In the Valley of Elah
a film review
by Jeanne Powell (c) 2007
available on dvd
Director/writer Paul Haggis distinguishes himself with his latest film, In the Valley of Elah, starring Tommy Lee Jones and Charlize Theron and Susan Sarandon.
Haggis’ film unfolds as a murder mystery, giving rise to grief, anger and edgy humor. Dialogue is spare and lean. The film is free of the abrasiveness which characterized his earlier film, Crash. However, the impact of Elah is greater.
Tommy Lee Jones gives his richest performance yet as retired Army sergeant Hank Deerfield, hailing from that part of America mostly invisible to us — highway motels, strippers working outside military bases, whiskey drunk from dixie cups. Gone is the wisecracking federal cop in pursuit of an elusive fugitive in U.S. Marshals, as well as the arrogant attorney opposite Susan Sarandon in The Client. Stoic and polite, the retired MP still knows what he knows in Elah, and his sarcasm surfaces readily when incompetence and politics hinder the investigation of his son’s murder. Safely back from the front in Iraq, and he is killed on U.S. soil. This grieving father will not be stonewalled.
Charlize Theron continues to impress by playing against type and seeking gritty roles in films like Monster and North Country. In this film Emily Sanders is a single mother intent on keeping the best-paying job she can find in her town -- police detective under the supervision of her former lover -- despite the toll it takes on her emotionally.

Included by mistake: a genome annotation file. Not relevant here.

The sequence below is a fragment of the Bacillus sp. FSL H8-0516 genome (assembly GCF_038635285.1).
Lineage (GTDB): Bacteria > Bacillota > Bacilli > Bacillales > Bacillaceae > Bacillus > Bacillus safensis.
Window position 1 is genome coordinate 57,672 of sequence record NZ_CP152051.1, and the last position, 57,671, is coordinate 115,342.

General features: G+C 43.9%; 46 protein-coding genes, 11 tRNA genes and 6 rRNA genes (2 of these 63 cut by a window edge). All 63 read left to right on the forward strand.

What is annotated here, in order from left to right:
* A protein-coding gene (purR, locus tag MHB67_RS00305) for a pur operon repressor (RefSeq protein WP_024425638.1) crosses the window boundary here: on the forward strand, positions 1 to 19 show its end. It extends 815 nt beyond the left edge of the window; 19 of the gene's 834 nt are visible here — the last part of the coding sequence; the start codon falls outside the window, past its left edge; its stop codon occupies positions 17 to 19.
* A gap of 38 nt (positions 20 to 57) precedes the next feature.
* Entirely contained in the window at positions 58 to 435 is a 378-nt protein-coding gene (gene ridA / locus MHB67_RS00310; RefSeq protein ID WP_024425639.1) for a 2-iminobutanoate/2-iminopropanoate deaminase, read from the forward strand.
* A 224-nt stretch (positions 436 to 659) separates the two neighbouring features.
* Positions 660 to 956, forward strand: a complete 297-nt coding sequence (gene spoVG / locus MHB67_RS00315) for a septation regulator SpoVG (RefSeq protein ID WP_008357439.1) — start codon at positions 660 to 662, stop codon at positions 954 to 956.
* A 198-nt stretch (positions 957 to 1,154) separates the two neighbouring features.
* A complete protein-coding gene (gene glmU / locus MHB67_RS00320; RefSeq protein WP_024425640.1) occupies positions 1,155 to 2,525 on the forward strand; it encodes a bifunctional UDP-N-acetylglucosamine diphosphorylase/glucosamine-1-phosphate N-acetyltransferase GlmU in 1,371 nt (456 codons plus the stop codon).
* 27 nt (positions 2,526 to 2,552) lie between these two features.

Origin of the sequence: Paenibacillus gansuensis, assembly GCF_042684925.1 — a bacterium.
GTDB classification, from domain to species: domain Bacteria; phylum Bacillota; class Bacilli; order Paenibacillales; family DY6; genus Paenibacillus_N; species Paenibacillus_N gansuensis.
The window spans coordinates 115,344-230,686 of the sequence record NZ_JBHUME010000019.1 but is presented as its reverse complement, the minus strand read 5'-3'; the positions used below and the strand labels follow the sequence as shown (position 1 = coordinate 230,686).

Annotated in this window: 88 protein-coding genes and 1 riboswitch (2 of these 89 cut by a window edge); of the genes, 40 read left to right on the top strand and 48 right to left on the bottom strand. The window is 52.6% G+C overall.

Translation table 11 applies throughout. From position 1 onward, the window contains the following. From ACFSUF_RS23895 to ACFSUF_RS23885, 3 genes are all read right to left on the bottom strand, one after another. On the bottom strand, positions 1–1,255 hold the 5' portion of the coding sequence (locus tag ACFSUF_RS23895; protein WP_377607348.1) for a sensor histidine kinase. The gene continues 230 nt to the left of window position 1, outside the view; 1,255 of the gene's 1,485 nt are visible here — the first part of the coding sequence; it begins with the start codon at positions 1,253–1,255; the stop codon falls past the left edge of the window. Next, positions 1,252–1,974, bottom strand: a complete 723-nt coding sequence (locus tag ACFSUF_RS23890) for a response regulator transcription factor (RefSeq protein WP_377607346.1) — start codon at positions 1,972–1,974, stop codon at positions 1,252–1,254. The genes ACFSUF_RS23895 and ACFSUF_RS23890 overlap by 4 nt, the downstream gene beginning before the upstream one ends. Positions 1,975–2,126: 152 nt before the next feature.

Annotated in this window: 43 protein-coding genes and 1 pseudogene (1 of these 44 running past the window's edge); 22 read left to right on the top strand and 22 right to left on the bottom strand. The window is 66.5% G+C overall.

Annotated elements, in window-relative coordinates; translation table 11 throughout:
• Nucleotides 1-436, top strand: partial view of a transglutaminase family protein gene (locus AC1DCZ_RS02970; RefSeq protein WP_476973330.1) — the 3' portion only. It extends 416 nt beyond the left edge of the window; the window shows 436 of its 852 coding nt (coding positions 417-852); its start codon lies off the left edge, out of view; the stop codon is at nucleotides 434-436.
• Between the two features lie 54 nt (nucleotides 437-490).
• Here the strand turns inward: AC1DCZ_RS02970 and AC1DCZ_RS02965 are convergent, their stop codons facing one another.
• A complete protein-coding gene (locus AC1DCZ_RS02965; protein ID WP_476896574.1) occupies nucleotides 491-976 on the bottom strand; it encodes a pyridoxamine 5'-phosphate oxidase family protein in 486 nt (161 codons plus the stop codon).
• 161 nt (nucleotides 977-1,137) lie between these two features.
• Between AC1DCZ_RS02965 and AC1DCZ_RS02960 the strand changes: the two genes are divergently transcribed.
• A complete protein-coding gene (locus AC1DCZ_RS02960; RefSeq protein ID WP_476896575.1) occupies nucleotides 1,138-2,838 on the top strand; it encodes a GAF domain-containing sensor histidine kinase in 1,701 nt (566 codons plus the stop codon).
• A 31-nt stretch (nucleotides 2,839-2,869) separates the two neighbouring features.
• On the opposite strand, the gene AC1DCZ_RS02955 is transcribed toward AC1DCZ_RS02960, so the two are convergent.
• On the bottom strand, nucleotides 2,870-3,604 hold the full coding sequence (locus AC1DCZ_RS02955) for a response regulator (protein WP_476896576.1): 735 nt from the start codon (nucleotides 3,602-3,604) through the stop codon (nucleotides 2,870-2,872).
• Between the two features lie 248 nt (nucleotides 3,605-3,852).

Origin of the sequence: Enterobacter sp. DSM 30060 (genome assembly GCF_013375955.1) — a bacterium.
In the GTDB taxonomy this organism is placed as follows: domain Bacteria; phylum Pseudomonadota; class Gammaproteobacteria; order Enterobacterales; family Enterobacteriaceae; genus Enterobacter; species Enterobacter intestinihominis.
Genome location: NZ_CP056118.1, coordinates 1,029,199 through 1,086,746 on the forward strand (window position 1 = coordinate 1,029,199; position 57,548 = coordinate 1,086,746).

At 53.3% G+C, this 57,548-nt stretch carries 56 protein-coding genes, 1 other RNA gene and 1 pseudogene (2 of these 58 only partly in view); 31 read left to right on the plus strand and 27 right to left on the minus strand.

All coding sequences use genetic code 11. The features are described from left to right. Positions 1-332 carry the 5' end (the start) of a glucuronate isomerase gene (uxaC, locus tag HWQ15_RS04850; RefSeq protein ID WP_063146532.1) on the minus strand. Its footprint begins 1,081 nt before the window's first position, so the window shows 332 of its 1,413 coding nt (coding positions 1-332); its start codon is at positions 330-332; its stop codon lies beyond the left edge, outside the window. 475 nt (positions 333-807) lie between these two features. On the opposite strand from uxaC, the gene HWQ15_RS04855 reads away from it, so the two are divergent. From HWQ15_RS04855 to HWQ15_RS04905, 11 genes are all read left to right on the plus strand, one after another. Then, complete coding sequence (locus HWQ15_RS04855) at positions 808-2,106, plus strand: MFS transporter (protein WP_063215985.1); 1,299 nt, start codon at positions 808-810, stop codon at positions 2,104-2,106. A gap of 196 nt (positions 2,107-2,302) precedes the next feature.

In a supporting role as Army wife and mother Joan Deerfield, Susan Sarandon shines playing a character immensely different from the women in White Palace, Bull Durham and Thelma & Louise. She insists on seeing her son’s body, which the military and her husband try to prevent. Taking precautions, the Army requires her to view his battered remains through a closed window, and a chair is placed behind her in case she needs it. Standing still as a soldier on duty, she gazes through the window, speaks softly and gestures once; and we are moved beyond words.
Investigating the Iraq vet’s death takes us through strange and unsanitary landscapes. How do we prepare these youths for their tour of duty in Iraq? What do we do for them when they return, so fresh from the battlefield that they still hear the screams? Experiencing how this father handles these revelations is a lesson and a challenge for us all as we approach the election year 2008.
Causes Jeanne Powell Supports
Union of Concerned Scientists, VVAW (Vietnam Veterans Against War), Doctors Without Borders, Waterkeeper Alliance, PSR (Physicians for Social Responsibility...